Texas Supreme Court Justice Eva Guzman resigned on June 11, 2021. Guzman’s replacement will be Gov. Greg Abbott’s (R) fifth nominee to the nine-member supreme court. At the time of Guzman’s resignation, all nine judges on the court identified with the Republican party.
Guzman was appointed to the court by Gov. Rick Perry (R) in 2009. She was elected to a full term in 2010, becoming the first Latina woman elected to statewide office in Texas. Guzman was re-elected in 2016, defeating Democrat Savannah Robinson, 56% to 39%.
Before she was appointed to the state supreme court, Guzman served as a district judge for Texas’ 309th District Court and as an appellate judge for Texas’ Fourteenth Court of Appeals.
The Texas Supreme Court is the state’s court of last resort for civil matters and has nine judgeships. Under Texas law, in the event of a midterm vacancy, the governor appoints a replacement. The appointment is subject to confirmation from the Texas State Senate. Once confirmed, the judge will serve until the next general election, at which point they must run in a partisan election to remain on the bench for the rest of the unexpired term.
In 2021, there have been 13 supreme court vacancies in 11 of the 29 states where replacement justices are appointed instead of elected.
Ruth Ruggero Hughs resigned as Texas secretary of state effective May 31, after the Nominations Committee of the Texas State Senate did not take up her nomination for another term.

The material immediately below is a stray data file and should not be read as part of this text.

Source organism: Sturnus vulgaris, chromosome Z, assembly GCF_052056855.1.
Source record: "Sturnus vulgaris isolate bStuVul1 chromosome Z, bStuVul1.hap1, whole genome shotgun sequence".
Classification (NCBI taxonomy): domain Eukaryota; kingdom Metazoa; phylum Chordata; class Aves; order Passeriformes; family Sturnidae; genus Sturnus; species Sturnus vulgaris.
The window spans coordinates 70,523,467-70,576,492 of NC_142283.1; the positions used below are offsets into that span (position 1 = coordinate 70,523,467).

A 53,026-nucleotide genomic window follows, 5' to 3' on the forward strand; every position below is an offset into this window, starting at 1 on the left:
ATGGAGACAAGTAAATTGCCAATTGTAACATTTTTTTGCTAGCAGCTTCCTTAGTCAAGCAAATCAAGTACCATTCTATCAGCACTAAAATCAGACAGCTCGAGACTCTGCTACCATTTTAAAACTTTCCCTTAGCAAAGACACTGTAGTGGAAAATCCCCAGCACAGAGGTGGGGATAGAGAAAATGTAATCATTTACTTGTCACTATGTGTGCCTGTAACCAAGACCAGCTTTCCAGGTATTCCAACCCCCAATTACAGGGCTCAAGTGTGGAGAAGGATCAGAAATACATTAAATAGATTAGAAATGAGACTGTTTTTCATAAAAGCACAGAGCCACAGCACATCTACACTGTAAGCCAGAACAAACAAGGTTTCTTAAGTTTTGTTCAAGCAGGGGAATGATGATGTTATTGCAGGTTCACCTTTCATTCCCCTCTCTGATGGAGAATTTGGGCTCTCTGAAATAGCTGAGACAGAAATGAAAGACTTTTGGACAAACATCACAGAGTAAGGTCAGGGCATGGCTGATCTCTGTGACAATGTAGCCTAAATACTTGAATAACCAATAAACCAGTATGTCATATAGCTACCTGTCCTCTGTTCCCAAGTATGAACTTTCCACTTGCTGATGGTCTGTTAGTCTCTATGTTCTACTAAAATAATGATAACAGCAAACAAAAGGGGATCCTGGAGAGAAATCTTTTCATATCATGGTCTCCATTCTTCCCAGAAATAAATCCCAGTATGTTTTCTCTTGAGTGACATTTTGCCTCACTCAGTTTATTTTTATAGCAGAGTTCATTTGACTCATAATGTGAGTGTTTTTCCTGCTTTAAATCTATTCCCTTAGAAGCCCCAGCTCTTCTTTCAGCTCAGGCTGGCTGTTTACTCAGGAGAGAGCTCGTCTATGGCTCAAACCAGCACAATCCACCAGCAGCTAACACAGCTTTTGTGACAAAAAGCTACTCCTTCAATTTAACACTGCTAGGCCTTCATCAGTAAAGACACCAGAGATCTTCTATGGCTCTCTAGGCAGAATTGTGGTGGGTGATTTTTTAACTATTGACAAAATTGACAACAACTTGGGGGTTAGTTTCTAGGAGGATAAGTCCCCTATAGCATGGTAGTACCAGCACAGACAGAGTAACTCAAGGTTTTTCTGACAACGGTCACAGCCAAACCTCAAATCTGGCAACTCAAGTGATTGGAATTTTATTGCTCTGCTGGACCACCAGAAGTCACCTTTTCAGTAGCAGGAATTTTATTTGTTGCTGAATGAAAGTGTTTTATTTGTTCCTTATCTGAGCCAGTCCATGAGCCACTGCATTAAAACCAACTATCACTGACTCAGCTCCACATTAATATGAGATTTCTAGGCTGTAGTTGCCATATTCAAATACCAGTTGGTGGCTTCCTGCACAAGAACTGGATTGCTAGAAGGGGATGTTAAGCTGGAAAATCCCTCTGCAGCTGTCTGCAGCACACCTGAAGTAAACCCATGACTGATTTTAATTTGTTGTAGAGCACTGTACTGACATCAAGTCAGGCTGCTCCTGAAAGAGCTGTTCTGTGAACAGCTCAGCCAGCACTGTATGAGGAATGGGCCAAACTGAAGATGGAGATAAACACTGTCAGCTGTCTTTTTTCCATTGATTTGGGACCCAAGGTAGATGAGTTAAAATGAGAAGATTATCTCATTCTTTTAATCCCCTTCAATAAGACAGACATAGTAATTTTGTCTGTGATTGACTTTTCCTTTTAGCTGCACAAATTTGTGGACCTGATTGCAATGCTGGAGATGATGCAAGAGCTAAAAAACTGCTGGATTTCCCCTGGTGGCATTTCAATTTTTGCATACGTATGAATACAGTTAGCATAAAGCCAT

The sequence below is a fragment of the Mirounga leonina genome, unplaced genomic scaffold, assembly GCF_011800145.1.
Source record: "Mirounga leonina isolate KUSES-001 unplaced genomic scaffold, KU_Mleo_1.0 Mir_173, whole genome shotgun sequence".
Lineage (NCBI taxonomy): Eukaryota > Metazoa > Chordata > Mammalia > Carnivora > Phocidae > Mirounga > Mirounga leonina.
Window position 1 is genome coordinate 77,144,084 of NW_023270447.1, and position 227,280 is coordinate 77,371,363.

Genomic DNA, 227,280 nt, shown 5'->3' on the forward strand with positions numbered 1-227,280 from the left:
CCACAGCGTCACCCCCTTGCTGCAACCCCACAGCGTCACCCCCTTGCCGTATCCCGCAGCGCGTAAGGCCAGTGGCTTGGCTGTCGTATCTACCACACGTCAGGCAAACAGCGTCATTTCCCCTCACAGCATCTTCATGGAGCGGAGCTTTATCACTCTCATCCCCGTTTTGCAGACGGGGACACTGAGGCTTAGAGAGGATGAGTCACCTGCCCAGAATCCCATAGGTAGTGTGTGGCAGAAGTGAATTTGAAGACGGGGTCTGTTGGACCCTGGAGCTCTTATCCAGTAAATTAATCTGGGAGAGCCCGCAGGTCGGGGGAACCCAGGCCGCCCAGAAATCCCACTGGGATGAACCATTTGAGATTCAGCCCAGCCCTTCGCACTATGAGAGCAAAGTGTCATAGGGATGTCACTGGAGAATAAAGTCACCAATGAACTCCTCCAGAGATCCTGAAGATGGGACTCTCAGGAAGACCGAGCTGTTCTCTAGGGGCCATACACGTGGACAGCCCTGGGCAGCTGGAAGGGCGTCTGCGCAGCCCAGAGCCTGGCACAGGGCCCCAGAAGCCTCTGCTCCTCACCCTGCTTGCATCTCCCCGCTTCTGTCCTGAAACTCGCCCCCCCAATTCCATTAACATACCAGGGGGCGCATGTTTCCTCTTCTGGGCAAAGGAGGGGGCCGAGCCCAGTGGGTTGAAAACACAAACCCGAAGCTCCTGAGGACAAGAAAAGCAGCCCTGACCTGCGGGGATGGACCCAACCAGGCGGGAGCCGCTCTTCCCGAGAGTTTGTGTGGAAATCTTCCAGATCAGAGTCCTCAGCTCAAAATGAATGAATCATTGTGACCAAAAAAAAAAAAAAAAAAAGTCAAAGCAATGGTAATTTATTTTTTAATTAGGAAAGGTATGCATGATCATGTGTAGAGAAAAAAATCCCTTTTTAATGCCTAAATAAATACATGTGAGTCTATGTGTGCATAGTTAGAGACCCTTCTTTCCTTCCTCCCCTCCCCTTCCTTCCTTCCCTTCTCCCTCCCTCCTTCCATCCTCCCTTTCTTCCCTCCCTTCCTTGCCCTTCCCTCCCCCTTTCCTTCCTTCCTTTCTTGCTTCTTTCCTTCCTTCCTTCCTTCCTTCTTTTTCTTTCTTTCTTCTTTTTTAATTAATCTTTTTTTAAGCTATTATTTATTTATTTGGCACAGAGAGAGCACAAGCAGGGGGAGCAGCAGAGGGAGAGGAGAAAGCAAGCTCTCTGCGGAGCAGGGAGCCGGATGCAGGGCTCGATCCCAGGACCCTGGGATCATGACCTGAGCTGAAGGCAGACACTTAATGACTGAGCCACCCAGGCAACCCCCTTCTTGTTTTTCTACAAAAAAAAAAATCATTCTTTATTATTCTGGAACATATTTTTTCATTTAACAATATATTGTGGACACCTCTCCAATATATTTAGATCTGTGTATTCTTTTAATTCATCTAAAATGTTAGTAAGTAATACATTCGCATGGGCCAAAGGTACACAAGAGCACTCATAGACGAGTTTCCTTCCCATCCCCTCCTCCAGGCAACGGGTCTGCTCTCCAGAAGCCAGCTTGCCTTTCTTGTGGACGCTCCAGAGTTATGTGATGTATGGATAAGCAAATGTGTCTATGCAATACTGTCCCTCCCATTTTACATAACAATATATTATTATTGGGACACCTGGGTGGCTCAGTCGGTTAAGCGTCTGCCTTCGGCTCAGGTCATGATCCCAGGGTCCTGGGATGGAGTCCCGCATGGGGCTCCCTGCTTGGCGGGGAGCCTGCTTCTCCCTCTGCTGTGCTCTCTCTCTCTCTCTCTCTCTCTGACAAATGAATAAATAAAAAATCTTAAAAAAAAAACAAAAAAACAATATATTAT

Gov. Greg Abbott (R) appointed Hughs on August 19, 2019, to succeed David Whitley after he did not receive enough confirmation votes from the state Senate to remain in office. Hughs previously served as the chair of the Texas Workforce Commission.
The Texas secretary serves as the chief election officer for Texas, assists election officials at the county level, and ensures that election laws are uniformly throughout Texas. Additionally, the secretary publishes government rules and regulations and commissions notaries public.
Texas is one of nine states where the governor selects the secretary of state. So far, Gov. Abbott has appointed four secretaries of state.
Oklahoma Attorney General Mike Hunter (R) announced on May 26 that he would be resigning effective June 1. Hunter cited “personal matters that are becoming public” as the reason for his resignation. The Oklahoman reported that Hunter allegedly had an affair with another state employee.
In a statement, Hunter said, “It has been a distinct and absolute privilege of a lifetime to serve as the state’s attorney general…I cannot allow a personal issue to overshadow the vital work the attorneys, agents, and support staff do on behalf of Oklahomans.”
Gov. Mary Fallin (R) appointed Hunter attorney general of Oklahoma in 2017 after former Attorney General Scott Pruitt (R) was sworn in as administrator of the U.S. Environmental Protection Agency. Hunter was then elected to a full term in 2018. Before his appointment as attorney general, Hunter served as secretary of state of Oklahoma from 2016 to 2017 and from 1999 to 2002. Hunter began his political career by serving in the Oklahoma House of Representatives from 1984 to 1990.
The attorney general is an executive office in all 50 states and the District of Columbia, serving as the chief legal advisor and chief law enforcement officer for the state government. The office is empowered to prosecute violations of state law, represent the state in legal disputes, and issue legal advice to state agencies and the legislature.